CRYOLIB, Cryogenic System Simulation
2.0.4, February 2018
2.0.3, January 2018
2.0, May 2017
1.2.7, January 2017
1.2.4, September 2015
1.1, February 2014
1.0, April 2013
CRYOLIB toolkit is specially designed to simulate cryogenic installations and their control systems. It is based on a library originally developed at the European Organization for Nuclear Research (CERN) and was validated with experimental data from CERN installations.
- A complete database of fluid properties is offered with the toolkit: He, N2 , Xe, Ar , O2, etc.
- The fluid properties are calculated interpolating in tables for speeding up the simulation. The tables of fluid properties were generated using REFPROP software package except for the Helium which properties were generated using HEPAK.
- Different fluids loops can be simulated in the same model
- Gas, liquid, supercritical and two-phase flow regimes for real fluids
- The toolkit includes a standard set of components for modeling large cryogenic systems that can be parametrized by the user:
- Several configurations of plate-fin multi-stream heat exchangers with 1D fluid model
- Turbo machinery: Oil lubricated compressor, cold compressor, turbines, etc
- Pipes 0D and 1D
- Tanks with level calculation
- Measurement instruments
- Reverse flow, inertia and high speed phenomena are considered in pipes, volumes and junctions
- Calculation of concentrated (valves) and distributed (pipes) pressure losses
- Calculation of heat transfer between walls (pipes and tanks) and the fluid
- The toolkit includes a specific library of control components compatible with the UNICOS (Unified Industrial COntrol System) framework developed at CERN
The high complexity of cryogenic systems due to their non linearities and wide range of operation makes simulation an especially interesting tool for many purposes like:
- System design and integration studies of this system in the whole plant.
- Develop/optimize/test control algorithms or perform virtual commissioning tasks.
- Develop a full system simulator, including all cryogenic loops and cryoplant, for operation support, making particular use of existing cosimulation techniques.
Cooldown of a refrigerator
This user case simulates the cooldown of a small refrigerator with its control system. The refrigerator consists of a compression station where the coolant, in this case Helium, is compressed at ambient temperature and a coldbox where the helium is cooled due to expansion when it goes through the system of turbines. The compressor station and the coldbox are connected by an HP line and an LP line that are modelled as two pipes.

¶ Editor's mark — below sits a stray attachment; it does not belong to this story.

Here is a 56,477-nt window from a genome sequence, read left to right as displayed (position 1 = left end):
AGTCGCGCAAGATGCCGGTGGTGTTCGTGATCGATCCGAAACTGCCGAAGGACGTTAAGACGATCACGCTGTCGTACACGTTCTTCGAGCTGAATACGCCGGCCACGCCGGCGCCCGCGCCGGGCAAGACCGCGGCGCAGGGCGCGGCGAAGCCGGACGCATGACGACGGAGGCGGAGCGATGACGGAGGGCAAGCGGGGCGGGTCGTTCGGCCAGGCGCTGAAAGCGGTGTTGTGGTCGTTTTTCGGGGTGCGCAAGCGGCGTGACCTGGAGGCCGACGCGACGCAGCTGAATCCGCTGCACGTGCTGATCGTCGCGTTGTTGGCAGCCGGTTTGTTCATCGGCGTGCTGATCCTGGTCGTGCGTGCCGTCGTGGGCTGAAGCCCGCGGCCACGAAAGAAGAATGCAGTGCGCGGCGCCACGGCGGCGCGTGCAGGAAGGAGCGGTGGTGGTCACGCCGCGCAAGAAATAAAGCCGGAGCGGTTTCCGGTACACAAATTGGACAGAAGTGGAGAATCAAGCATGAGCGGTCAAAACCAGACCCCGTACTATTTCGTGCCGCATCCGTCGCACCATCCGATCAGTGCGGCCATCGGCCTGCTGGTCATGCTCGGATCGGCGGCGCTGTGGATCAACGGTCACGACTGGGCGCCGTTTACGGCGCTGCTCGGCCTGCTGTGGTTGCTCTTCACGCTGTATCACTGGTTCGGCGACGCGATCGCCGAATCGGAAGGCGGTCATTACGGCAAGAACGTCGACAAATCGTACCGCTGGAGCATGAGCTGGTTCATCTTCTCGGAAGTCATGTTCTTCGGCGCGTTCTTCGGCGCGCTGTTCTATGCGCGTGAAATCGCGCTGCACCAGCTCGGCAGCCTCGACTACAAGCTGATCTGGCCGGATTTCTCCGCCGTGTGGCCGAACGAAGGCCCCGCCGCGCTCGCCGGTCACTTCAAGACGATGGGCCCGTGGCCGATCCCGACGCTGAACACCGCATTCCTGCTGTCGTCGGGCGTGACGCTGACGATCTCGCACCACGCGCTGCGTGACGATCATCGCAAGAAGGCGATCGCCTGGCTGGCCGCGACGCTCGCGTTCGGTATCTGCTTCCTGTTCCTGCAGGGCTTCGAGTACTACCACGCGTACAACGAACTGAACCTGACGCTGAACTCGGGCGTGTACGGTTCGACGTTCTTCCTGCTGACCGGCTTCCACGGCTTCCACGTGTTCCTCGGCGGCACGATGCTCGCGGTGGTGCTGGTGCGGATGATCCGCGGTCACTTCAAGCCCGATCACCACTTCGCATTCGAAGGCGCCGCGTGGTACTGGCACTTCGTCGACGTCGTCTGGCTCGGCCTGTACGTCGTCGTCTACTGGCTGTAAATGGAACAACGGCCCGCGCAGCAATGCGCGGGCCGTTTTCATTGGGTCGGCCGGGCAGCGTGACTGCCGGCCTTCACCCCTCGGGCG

The compressor station is composed of the following elements: compressor, buffer, high pressure (HP) and low pressure (LP) lines, controlled gas valves and PIDs and auxiliary elements of the control system. The HP control system acts on the valves at both sides of the gas tank to regulate the level of gas inside. In order to avoid instabilities of the system around the set point, PIDs are set with a 0.15 difference with respect to the set point HP_SP. The system thus keeps in a range of +/-0.15 without causing oscillations in the system. The PID of the LP line opens and closes the by-pass valve to regulate and keep the pressure at around 1 bar. Compressor actuation is regulated by means of the slide valve.
The coldbox is made up of four heat exchangers connected to two turbines and a phase separator, where we will obtain liquid helium. The control system of the coldbox is designed to keep pressure at the inlet of the turbines at a certain values as well as to regulate the temperature of the fluid at the outlet of the turbine near the cold end.
The experiment simulates the cooldown from 300K to 4.5K in 70000s. The compressor station (CS) starts working at time equal to 100 seconds. At time t=300 seconds the HP line of the compressor station is connected to the HP line of the coldbox and then the same for the LP line. At the same time, PC290, TC260 and LC270 start to regulate the coldbox. At time t=500 seconds the compressor is set to full power and 100 seconds later the turbines are turned on. The system begins to freeze, and after around 38000 seconds (10 hours of cooldown in the real system) there will be liquid helium inside the phase separator. At time t=45000 the buffer is filled. Cooldown continues until 70000 seconds, at which time the temperature reached at the outlet of the phase separator is 4.5K.
In the picture below we can observe the evolution of temperatures at the outlet of all the heat exchangers and also at the phase separator. At the cold end, the temperature at the beginning is 300K and by the end of the cooldown it drops to 4.5K.
The following plots show the speed regulation for each turbine (set-point and process value) and the regulation that is applied over the valve at the inlet of the first turbine.